In total, I installed 8 ceiling speakers across 3 zones.  Four speakers in the main zone (Family Room), two speakers in second zone (Kitchen), and two speakers in the third zone (Dining Room).  All of these wires travel down the outside corner of the bulkhead to a hole I punched in the wall near the fireplace.

Wiring from the Dining Room was a challenge.  I was able to fish the wires over the HVAC inside the bulkhead to come out into the Kitchen.

The fireplace is just to the right and down.  To the left is my office.

We painted the ceilings a light gray to compliment the dark gray walls.

Unfortunately, I forgot to take pics of the crown.  I will upload those later.

Updated: photo at the top.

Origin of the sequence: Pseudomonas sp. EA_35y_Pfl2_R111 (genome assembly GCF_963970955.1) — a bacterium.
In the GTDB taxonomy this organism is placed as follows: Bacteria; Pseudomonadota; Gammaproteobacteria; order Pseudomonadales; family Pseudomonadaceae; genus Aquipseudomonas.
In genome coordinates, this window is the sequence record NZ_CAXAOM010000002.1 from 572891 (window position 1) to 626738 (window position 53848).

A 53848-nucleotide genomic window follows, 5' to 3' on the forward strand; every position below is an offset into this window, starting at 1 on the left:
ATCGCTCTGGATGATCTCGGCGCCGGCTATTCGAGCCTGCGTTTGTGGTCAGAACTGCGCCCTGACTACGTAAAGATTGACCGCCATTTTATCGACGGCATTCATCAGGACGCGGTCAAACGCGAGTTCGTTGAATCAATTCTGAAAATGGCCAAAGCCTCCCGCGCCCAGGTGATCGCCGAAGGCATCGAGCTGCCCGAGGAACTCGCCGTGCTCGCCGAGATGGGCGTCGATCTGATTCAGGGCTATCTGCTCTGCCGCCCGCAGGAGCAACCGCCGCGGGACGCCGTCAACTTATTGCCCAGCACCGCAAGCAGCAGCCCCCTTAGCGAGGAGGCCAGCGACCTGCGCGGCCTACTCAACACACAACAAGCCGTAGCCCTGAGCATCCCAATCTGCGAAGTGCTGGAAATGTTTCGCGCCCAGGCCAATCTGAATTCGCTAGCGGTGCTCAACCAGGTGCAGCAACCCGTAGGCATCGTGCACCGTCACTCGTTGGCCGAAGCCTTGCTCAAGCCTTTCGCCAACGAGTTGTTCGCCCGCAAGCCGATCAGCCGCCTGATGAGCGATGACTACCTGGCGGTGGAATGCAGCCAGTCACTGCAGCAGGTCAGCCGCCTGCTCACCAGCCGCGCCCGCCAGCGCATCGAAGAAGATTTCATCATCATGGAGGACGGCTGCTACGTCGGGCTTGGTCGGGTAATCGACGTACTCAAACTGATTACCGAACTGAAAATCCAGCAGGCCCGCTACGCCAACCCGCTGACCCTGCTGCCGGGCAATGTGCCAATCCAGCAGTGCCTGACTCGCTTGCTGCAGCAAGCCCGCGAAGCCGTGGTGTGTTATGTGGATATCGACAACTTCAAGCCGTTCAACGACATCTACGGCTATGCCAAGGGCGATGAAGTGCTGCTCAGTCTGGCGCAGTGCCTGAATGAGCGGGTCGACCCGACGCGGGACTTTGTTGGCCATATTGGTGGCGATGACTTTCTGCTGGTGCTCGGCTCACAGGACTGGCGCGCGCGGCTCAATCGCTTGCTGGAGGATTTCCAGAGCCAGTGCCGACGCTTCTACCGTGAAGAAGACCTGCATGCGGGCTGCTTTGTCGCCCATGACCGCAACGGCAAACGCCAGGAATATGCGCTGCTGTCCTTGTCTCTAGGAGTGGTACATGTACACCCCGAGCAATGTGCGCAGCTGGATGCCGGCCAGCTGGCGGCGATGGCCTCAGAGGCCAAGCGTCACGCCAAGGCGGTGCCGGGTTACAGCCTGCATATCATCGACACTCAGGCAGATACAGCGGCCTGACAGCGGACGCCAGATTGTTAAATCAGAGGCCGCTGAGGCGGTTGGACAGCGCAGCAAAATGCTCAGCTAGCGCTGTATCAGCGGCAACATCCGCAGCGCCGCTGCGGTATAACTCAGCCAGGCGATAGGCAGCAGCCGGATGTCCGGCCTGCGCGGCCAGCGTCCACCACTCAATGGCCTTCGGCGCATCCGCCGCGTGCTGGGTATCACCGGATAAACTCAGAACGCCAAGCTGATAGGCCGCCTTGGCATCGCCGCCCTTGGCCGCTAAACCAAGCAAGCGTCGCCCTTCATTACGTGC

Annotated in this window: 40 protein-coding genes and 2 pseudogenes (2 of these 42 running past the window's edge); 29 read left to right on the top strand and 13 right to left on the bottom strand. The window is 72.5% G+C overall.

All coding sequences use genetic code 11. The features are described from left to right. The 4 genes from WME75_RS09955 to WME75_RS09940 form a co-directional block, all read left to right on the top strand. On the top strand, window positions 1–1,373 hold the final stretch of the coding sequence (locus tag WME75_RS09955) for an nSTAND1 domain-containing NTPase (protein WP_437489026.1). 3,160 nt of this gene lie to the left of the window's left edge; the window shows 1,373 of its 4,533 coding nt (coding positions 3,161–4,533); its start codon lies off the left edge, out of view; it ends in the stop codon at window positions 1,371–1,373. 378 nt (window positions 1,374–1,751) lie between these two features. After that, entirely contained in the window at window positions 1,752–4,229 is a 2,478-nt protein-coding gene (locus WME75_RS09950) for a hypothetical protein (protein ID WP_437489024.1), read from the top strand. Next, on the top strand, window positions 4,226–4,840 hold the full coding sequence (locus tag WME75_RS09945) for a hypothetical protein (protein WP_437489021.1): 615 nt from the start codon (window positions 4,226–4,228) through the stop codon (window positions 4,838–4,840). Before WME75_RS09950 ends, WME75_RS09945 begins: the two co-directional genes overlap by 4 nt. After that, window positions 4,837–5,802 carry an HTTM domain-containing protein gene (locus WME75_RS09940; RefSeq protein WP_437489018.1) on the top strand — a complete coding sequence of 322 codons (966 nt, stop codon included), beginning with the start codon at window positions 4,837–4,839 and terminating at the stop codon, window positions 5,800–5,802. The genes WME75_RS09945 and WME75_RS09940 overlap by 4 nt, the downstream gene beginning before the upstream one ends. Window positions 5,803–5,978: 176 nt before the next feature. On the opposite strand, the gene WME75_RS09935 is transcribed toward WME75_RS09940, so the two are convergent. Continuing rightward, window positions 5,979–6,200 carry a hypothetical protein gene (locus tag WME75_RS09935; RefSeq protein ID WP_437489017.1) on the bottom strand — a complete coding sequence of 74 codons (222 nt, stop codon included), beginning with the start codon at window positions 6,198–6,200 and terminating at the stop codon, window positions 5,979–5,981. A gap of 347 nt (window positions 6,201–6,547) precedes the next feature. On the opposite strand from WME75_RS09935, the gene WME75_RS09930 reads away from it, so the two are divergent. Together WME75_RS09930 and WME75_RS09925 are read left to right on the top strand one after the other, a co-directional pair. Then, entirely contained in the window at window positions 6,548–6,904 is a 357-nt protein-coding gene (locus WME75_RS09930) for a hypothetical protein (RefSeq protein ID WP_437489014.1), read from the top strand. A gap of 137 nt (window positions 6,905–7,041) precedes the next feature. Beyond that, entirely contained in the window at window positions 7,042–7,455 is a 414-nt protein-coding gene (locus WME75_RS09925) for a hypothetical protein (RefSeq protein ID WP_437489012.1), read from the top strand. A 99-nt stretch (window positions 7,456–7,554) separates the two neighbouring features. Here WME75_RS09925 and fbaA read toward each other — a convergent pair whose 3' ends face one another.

A note about home audio... generally I see most home audio controlled zones using a remote, or IR transmitters and receivers.  I can't say this is a favorable option, especially since many audio receivers are now network ready.  Rather than keep track of a remote you rarely use, it is better to just download an app to your android, or iOS and control your audio that way.  Between tablets and phones, any of us in our household can queue up music, and specify where they want to listen to it.




Previously I talked about how I was able to raise the cabinets.  This was a double benefit:
  1. More counter top space
  2. Not perfectly fits 1 full sheet of tile
Having a little cabin fever with the recent snow, we decided to get out to lowes and look at grout colors. We ended up with two grout colors, anthracite (black) and a silver.  We chose two (non-sanded, because we were putting up glass tile) because they really didn't have the color of gray we were looking for.  Not sure if this is common, but we did notice that to color ended up drying lighter than the color ratio we mixed it with.  Perhaps this is due to the water added making it look darker?